Live Edge Mesquite Coffee Table

mesquite coffee table7This table is my first completed piece in 2013. It is also my first “live edge” table where I have left much of the undulating, natural edge on the two book-matched slabs that make up the top.

For the base, my intention was to create something that complimented the top and yet took the piece beyond the category of being just another live edge table where the sole or primary focus was on the top.

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One thing I  like about this table is that it reveals different things about itself when viewed from different angles and different distances. I hope it has enough interesting visual and tactile elements in it to keep its owners pleased for a long time.

mesquite coffee table3 I like to imagine a toddler crawling around under this piece and experiencing it as his (her) little hideaway or fort, then pulling himself up on the top to get a better view of the world. This table could probably hold up a small elephant.

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mesquite coffe table6Hopefully, the opening in the top is too small for a little round head to get itself stuck in.

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The nicely figured panels suspended in the center of each pedestal are Texas pecan.

mesquite coffee table4To see more of my work, please visit my Furniture Gallery.

 

 

9 Comments

  1. Louis,

    Your work is incredible! This coffee table is the best I’ve seen – the figuring in that Texas Pecan is awesome. So glad I stumbled across your website and blog. I am up in Ohio and have been dabbling in live edge hardwood for a few years now, mostly smaller pieces, but am very inspired by your work. I agree with your philosophy on the live edge furniture movement – so much focus on the top or live edge piece(s) with little to no detail put into the base.

    Would you have any advice for someone younger, more toward the starting side of working with hardwood? Keep up the impressive work and thanks for sharing!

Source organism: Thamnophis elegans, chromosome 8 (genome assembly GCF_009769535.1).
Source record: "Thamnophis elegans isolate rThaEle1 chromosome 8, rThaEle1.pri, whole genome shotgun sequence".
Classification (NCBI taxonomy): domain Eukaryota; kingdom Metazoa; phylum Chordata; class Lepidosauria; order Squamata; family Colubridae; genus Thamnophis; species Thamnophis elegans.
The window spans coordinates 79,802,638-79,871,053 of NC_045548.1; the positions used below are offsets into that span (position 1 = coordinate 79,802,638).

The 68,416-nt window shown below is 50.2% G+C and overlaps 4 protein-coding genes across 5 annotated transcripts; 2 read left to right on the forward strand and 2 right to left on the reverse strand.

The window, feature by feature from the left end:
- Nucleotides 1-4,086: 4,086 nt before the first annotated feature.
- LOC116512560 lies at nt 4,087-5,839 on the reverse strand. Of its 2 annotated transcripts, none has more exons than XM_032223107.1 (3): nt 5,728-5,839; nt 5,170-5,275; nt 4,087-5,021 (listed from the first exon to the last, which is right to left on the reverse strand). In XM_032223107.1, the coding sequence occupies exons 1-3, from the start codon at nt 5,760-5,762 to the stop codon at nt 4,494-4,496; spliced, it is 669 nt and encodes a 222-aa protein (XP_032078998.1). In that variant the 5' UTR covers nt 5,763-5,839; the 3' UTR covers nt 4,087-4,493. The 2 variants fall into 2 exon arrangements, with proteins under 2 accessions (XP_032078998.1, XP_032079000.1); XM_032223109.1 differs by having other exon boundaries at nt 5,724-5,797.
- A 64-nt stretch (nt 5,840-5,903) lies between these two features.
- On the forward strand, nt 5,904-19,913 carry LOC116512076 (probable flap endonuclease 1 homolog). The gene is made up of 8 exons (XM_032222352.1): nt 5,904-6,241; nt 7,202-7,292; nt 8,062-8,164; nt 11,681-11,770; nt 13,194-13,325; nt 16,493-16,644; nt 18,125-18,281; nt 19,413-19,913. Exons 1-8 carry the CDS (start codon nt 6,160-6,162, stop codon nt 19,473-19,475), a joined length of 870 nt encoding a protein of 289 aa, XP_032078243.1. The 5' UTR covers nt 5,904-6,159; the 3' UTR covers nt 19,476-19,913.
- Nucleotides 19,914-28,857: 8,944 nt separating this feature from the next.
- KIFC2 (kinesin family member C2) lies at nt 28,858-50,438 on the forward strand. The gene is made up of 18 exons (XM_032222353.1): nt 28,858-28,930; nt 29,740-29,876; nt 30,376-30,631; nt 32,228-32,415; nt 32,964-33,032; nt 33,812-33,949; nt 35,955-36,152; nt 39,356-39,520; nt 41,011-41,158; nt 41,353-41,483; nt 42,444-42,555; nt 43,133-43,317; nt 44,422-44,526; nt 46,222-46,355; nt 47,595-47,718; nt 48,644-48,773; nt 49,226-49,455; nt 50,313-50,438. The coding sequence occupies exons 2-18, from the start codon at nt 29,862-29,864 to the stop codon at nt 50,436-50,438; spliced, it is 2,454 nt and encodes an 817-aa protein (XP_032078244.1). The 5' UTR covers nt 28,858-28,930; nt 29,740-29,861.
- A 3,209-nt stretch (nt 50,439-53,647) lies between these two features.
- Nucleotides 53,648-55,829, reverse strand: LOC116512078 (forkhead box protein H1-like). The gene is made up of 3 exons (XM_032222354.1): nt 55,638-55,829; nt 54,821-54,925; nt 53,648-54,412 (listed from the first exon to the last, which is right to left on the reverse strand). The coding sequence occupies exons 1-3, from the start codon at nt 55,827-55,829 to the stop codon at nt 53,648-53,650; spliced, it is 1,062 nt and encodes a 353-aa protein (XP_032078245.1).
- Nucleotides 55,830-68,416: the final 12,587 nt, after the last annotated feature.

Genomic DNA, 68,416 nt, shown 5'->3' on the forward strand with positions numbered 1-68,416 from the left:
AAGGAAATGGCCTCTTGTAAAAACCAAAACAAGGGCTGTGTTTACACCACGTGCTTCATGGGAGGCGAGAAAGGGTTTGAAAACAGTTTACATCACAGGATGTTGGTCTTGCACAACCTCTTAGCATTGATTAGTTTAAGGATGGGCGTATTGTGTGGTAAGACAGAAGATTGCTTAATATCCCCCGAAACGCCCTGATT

Jason

    1. Hi Jason,
      Thanks so much for your encouraging comments on my furniture. I enjoyed visiting your website and can see you have a holistic vision for taking projects all the way through from the local tree to the completed piece. This approach must give you a wonderful sense of connection to the land, your community, and the finished product.

      One thing I love about this craft is that there are always new things to learn and new forms to bring into existence. You start with where you are at and grow from there. I try to expose myself to as much excellent work as I can, so that I remember there are makers past and present who have set the standard very high. Right now I am inspired by the work of a lot of British furniture makers. Here is a link that will introduce you to some of these people: http://www.furnituremkrs.co.uk/GuildMarkSelect.aspx?qsType=Bespoke

      I also find it very interesting to read and study about the history of furniture and design in general. Right now I am reading a biography about the great French Art Nouveau designer, Emile Galle. It is inspiring and humbling to see the incredibly beautiful things he created. I am always trying to push myself a bit out of my comfort zone and discover new techniques and designs. Of course, I am also trying to make a living making custom furniture and there is a balance one has to find.

      My actual designs come from drawing. Sometimes I have hazy ideas floating around in my imagination, but usually I have to sketch, doodle, and labor with drafting tools on paper to come up with my designs. I always have a scale drawing ready before I start a new piece. Hope this helps in some small way. God bless.
      Louis

  2. Happened upon your website while scrolling through images to learn the definition of “live edge.” This is new to me and I am so glad I did because your table is beautiful. You are obviously knowledgeable about furniture design and wise enough to allow the natural beauty of the wood to speak in your piece. I particularly like the supporting base in that it is not simply attached as a functional piece but further enhances the organic shape. Lovely to see your respect for the character of the wood.

    1. Thanks very much for taking the time to comment & share your thoughts. One thing about the live edge phenomenon is that it is a relatively new thing in the history of furniture. George Nakashima made it a part of his design vocabulary in the 1960’s and his daughter maintains a studio that continues to produce his work. A number of contemporary makers now specialize in creating live edge furniture, but it is certainly not something seen in historic or period pieces. It will be interesting to see where makers take live edge in the future. I certainly have my ideas of what I would like to do, and there does seem to be a responsive public. Again, thanks for commenting.
      Louis Fry

    1. Chris, so glad you like the table. I have done a couple of newer tables with legs inspired by this same design.Look for some new posts soon. Thanks very much for your comment.

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